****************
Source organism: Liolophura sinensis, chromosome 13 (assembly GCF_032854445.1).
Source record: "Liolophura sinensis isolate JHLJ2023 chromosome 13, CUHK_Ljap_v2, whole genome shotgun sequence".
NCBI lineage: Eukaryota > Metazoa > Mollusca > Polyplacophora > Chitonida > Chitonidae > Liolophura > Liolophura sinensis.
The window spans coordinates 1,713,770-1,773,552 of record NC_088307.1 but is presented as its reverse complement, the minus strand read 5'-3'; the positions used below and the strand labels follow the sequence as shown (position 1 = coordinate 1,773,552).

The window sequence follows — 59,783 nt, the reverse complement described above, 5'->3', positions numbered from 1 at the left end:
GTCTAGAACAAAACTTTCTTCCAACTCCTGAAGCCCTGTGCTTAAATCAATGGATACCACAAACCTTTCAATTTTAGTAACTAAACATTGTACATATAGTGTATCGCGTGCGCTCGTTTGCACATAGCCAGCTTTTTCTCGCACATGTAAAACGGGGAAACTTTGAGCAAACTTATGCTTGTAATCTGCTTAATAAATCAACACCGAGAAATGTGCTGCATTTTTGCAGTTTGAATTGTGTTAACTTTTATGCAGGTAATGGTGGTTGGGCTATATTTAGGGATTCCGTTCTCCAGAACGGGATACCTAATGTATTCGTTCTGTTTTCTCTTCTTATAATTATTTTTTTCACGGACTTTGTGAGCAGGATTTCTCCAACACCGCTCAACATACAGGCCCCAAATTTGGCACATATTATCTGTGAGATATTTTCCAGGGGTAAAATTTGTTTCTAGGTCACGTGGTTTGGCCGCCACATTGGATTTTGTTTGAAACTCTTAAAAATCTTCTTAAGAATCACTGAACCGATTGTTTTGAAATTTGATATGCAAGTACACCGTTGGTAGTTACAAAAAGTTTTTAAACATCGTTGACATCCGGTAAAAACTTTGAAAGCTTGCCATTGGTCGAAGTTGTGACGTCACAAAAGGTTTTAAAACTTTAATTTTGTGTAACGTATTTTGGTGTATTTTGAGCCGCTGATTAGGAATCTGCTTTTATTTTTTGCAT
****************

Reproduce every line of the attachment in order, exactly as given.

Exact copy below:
Source organism: Liolophura sinensis, chromosome 13 (assembly GCF_032854445.1).
Source record: "Liolophura sinensis isolate JHLJ2023 chromosome 13, CUHK_Ljap_v2, whole genome shotgun sequence".
NCBI lineage: Eukaryota > Metazoa > Mollusca > Polyplacophora > Chitonida > Chitonidae > Liolophura > Liolophura sinensis.
The window spans coordinates 1,713,770-1,773,552 of record NC_088307.1 but is presented as its reverse complement, the minus strand read 5'-3'; the positions used below and the strand labels follow the sequence as shown (position 1 = coordinate 1,773,552).

The window sequence follows — 59,783 nt, the reverse complement described above, 5'->3', positions numbered from 1 at the left end:
GTCTAGAACAAAACTTTCTTCCAACTCCTGAAGCCCTGTGCTTAAATCAATGGATACCACAAACCTTTCAATTTTAGTAACTAAACATTGTACATATAGTGTATCGCGTGCGCTCGTTTGCACATAGCCAGCTTTTTCTCGCACATGTAAAACGGGGAAACTTTGAGCAAACTTATGCTTGTAATCTGCTTAATAAATCAACACCGAGAAATGTGCTGCATTTTTGCAGTTTGAATTGTGTTAACTTTTATGCAGGTAATGGTGGTTGGGCTATATTTAGGGATTCCGTTCTCCAGAACGGGATACCTAATGTATTCGTTCTGTTTTCTCTTCTTATAATTATTTTTTTCACGGACTTTGTGAGCAGGATTTCTCCAACACCGCTCAACATACAGGCCCCAAATTTGGCACATATTATCTGTGAGATATTTTCCAGGGGTAAAATTTGTTTCTAGGTCACGTGGTTTGGCCGCCACATTGGATTTTGTTTGAAACTCTTAAAAATCTTCTTAAGAATCACTGAACCGATTGTTTTGAAATTTGATATGCAAGTACACCGTTGGTAGTTACAAAAAGTTTTTAAACATCGTTGACATCCGGTAAAAACTTTGAAAGCTTGCCATTGGTCGAAGTTGTGACGTCACAAAAGGTTTTAAAACTTTAATTTTGTGTAACGTATTTTGGTGTATTTTGAGCCGCTGATTAGGAATCTGCTTTTATTTTTTGCAT